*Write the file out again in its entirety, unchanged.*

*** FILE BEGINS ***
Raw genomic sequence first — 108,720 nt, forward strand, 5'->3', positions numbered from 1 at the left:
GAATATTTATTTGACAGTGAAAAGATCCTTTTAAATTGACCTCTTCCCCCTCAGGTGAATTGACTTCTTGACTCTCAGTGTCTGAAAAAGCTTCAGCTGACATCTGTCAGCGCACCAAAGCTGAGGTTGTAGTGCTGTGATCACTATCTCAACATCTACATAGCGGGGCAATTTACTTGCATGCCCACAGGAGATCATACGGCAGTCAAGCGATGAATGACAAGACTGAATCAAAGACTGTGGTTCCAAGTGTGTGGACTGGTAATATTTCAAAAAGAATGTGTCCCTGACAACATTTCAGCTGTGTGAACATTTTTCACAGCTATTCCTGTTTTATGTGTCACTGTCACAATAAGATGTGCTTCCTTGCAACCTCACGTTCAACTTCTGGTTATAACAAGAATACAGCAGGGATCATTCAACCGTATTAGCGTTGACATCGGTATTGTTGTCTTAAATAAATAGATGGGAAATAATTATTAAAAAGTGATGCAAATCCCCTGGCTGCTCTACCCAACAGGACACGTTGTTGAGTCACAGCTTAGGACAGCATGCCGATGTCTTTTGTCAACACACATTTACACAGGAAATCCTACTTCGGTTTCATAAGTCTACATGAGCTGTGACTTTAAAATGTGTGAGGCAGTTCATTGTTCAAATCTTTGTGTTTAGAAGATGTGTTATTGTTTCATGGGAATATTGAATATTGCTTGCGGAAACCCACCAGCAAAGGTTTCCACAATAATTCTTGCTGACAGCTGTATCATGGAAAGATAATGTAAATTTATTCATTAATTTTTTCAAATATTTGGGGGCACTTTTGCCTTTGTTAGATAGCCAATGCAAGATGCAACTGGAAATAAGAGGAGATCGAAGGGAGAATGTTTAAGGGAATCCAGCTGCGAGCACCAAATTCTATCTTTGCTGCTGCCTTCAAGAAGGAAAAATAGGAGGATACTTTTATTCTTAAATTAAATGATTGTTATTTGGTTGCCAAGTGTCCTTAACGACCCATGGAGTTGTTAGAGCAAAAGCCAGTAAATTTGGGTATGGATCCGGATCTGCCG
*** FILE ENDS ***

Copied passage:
Raw genomic sequence first — 108,720 nt, forward strand, 5'->3', positions numbered from 1 at the left:
GAATATTTATTTGACAGTGAAAAGATCCTTTTAAATTGACCTCTTCCCCCTCAGGTGAATTGACTTCTTGACTCTCAGTGTCTGAAAAAGCTTCAGCTGACATCTGTCAGCGCACCAAAGCTGAGGTTGTAGTGCTGTGATCACTATCTCAACATCTACATAGCGGGGCAATTTACTTGCATGCCCACAGGAGATCATACGGCAGTCAAGCGATGAATGACAAGACTGAATCAAAGACTGTGGTTCCAAGTGTGTGGACTGGTAATATTTCAAAAAGAATGTGTCCCTGACAACATTTCAGCTGTGTGAACATTTTTCACAGCTATTCCTGTTTTATGTGTCACTGTCACAATAAGATGTGCTTCCTTGCAACCTCACGTTCAACTTCTGGTTATAACAAGAATACAGCAGGGATCATTCAACCGTATTAGCGTTGACATCGGTATTGTTGTCTTAAATAAATAGATGGGAAATAATTATTAAAAAGTGATGCAAATCCCCTGGCTGCTCTACCCAACAGGACACGTTGTTGAGTCACAGCTTAGGACAGCATGCCGATGTCTTTTGTCAACACACATTTACACAGGAAATCCTACTTCGGTTTCATAAGTCTACATGAGCTGTGACTTTAAAATGTGTGAGGCAGTTCATTGTTCAAATCTTTGTGTTTAGAAGATGTGTTATTGTTTCATGGGAATATTGAATATTGCTTGCGGAAACCCACCAGCAAAGGTTTCCACAATAATTCTTGCTGACAGCTGTATCATGGAAAGATAATGTAAATTTATTCATTAATTTTTTCAAATATTTGGGGGCACTTTTGCCTTTGTTAGATAGCCAATGCAAGATGCAACTGGAAATAAGAGGAGATCGAAGGGAGAATGTTTAAGGGAATCCAGCTGCGAGCACCAAATTCTATCTTTGCTGCTGCCTTCAAGAAGGAAAAATAGGAGGATACTTTTATTCTTAAATTAAATGATTGTTATTTGGTTGCCAAGTGTCCTTAACGACCCATGGAGTTGTTAGAGCAAAAGCCAGTAAATTTGGGTATGGATCCGGATCTGCCG